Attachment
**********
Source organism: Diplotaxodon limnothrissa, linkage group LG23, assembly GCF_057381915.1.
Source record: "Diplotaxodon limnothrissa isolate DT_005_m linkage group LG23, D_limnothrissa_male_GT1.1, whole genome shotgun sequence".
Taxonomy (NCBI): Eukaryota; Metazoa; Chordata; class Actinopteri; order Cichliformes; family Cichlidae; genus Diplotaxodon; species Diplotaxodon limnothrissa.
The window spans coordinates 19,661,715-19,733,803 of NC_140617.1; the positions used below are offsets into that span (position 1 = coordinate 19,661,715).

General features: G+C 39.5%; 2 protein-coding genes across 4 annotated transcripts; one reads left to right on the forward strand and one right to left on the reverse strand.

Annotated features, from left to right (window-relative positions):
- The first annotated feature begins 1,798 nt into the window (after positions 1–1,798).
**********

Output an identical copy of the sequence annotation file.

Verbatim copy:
Source organism: Diplotaxodon limnothrissa, linkage group LG23, assembly GCF_057381915.1.
Source record: "Diplotaxodon limnothrissa isolate DT_005_m linkage group LG23, D_limnothrissa_male_GT1.1, whole genome shotgun sequence".
Taxonomy (NCBI): Eukaryota; Metazoa; Chordata; class Actinopteri; order Cichliformes; family Cichlidae; genus Diplotaxodon; species Diplotaxodon limnothrissa.
The window spans coordinates 19,661,715-19,733,803 of NC_140617.1; the positions used below are offsets into that span (position 1 = coordinate 19,661,715).

General features: G+C 39.5%; 2 protein-coding genes across 4 annotated transcripts; one reads left to right on the forward strand and one right to left on the reverse strand.

Annotated features, from left to right (window-relative positions):
- The first annotated feature begins 1,798 nt into the window (after positions 1–1,798).